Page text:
House of Commons Hansard #108 of the 40th Parliament, 3rd Session. (The original version is on Parliament's site.) The word of the day was prison.

Topics

Quebec Sports Hall of Fame Inductee
Statements by Members

2:15 p.m.

Liberal

Ken Dryden York Centre, ON

Mr. Speaker, last week, Red Fisher was inducted into the Quebec Sports Hall of Fame. Red has been writing for an unbelievable 56 years, first for the Montreal Star, and now for the Gazette. He respects what he writes about and respects his audience. He has never made himself more important than the game he covers. When others have decided they have “been there, done that”, Red is still able and willing to get angered, to get excited, and to see something new.

He can be tough. At times he was not very impressed with me, but it was because he knew I could do better; and every time I could not find my own answers, I would wait for the morning paper to see what Red thought.

There is no hockey public in the world more knowledgeable than Montreal's. It is this public that sets the standard against which the Canadiens must compete and has been crucial to the team's success. No one has been more important in helping to sustain this standard than Red. Simply, day after day, year after year, Red is the best.

We congratulate Red and thank him.

Ferry Services
Statements by Members

December 1st, 2010 / 2:20 p.m.

Conservative

Rodney Weston Saint John, NB

Mr. Speaker, I am proud to say that yesterday this government announced an investment to extend ferry services in eastern Canada.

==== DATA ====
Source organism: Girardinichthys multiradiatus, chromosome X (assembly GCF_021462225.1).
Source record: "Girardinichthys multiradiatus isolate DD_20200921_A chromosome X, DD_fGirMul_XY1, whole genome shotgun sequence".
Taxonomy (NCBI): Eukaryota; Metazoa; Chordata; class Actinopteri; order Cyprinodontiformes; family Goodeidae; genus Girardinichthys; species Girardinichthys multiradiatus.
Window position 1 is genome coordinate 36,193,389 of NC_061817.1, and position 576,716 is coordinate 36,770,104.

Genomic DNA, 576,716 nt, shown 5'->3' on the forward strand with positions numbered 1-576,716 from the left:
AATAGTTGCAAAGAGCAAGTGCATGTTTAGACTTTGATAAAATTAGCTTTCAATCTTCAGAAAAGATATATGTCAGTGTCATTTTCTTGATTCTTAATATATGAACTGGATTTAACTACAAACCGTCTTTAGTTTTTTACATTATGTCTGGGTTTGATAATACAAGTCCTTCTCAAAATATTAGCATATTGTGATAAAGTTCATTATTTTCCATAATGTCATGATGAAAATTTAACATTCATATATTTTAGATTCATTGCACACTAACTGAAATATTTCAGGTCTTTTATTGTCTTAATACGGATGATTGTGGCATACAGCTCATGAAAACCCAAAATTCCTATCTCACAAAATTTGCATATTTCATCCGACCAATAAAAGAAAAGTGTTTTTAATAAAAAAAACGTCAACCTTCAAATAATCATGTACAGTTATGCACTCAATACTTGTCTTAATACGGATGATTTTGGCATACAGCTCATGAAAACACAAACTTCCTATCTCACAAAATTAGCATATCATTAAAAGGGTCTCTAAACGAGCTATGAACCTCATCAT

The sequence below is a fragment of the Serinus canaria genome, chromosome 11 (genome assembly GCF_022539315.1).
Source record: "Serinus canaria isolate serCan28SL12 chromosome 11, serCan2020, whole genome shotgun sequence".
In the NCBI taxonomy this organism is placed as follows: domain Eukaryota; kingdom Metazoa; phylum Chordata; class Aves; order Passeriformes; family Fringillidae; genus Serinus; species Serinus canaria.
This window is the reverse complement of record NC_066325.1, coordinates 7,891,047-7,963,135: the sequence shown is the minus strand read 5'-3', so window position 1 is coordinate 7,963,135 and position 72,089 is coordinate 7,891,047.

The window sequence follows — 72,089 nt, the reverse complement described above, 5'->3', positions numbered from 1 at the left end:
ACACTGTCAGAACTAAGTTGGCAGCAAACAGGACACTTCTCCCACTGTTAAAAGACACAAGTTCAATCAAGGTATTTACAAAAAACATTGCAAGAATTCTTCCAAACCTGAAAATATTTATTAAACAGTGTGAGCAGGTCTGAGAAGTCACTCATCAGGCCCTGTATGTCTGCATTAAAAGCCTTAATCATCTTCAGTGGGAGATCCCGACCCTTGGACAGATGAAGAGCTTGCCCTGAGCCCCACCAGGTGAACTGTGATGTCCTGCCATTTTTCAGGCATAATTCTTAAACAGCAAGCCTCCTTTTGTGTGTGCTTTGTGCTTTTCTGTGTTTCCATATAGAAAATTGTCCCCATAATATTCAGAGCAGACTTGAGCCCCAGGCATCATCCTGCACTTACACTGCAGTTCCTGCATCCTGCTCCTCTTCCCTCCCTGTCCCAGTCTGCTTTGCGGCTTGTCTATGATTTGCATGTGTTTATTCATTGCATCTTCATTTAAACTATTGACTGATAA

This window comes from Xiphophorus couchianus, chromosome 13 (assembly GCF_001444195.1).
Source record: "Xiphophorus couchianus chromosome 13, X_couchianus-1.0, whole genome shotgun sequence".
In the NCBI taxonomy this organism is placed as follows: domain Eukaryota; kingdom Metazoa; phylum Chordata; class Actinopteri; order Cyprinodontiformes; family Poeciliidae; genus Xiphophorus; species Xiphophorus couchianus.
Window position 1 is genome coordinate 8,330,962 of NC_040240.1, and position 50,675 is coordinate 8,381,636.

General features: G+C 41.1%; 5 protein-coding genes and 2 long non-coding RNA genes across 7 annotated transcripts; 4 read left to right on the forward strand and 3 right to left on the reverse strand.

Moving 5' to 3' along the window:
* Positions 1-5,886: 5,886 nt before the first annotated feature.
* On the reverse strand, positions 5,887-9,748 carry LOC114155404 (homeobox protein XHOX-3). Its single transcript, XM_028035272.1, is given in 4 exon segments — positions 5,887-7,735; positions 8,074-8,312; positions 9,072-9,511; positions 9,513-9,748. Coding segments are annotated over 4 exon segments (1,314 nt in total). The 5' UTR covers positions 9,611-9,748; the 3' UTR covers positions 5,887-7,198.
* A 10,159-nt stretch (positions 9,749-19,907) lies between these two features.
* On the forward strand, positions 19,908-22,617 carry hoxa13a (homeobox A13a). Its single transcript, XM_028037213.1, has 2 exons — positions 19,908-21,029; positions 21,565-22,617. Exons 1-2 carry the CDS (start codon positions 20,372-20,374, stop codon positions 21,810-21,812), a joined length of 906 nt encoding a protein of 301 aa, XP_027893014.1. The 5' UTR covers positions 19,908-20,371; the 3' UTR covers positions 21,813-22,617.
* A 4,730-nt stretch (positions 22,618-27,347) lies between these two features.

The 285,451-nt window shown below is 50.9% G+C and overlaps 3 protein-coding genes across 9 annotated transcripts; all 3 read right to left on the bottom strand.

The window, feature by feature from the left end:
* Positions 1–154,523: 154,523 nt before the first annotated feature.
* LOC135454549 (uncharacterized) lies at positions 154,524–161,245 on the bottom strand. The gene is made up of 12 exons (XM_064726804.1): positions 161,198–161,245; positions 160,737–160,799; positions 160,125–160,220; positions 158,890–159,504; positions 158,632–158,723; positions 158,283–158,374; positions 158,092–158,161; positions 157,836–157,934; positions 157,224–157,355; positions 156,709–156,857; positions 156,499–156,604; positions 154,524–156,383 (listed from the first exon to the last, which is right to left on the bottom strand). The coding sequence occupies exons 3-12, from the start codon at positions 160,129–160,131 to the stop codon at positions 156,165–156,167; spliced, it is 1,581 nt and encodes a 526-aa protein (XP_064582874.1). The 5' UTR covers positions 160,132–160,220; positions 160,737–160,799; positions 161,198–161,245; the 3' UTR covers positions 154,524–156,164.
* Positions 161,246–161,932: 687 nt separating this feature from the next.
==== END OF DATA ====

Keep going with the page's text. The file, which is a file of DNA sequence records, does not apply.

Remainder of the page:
Our government understands the importance of these ferry services to the local communities and the economy. They are a vital link between our eastern provinces and are crucial to the economic health of the region. I am pleased that our government will assist in providing safe and effective transportation for the many people in these communities who depend on it. I am proud that we are supporting our eastern transport, trade and tourism industries.

In addition to yesterday's commitment, we have also made significant investments in the regional transportation system, including: substantial funding for the highway and road network in Nova Scotia, New Brunswick and P.E.I; significant support for the Confederation Bridge; and further investments in regional air and other marine transportation services and facilities.

I am proud to say that this government is standing up for eastern Canada after years of Liberal inaction.

Seniors
Oral Questions

2:20 p.m.

Etobicoke—Lakeshore
Ontario

Liberal

Michael Ignatieff Leader of the Opposition

Mr. Speaker, the same government that is spending billions of dollars on prisons and untendered fighter jets and is giving the richest corporations billions of dollars in gifts has also cut benefits to seniors. The Prime Minister denies the facts, but in an email sent on October 21, the minister defended the cuts made to the guaranteed income supplement for our most vulnerable seniors.

Why is the government going after vulnerable seniors? When will the Prime Minister fix this mistake?

Seniors
Oral Questions

2:20 p.m.

Calgary Southwest
Alberta

Conservative

Stephen Harper Prime Minister

Mr. Speaker, that is not at all the case. This government has been the most successful in increasing seniors' incomes in Canada. I am thinking, for example, of the historic decision to allow income splitting for seniors who receive pensions.

Unfortunately, the Liberal Party voted against these measures for our seniors.

Seniors
Oral Questions

2:20 p.m.

Etobicoke—Lakeshore
Ontario

Liberal

Michael Ignatieff Leader of the Opposition

Mr. Speaker, we have two problems here: the heartlessness of the government and the refusal of it to admit in the House what it is doing.

The Prime Minister denies the facts, but in a message on October 21, the minister clearly commits to cutting the GIS. Poverty among seniors is increasing, yet the government is cutting benefits to the most vulnerable seniors in our population.

How can the Prime Minister justify these priorities to vulnerable Canadians?

Seniors
Oral Questions

2:20 p.m.

Calgary Southwest
Alberta

Conservative

Stephen Harper Prime Minister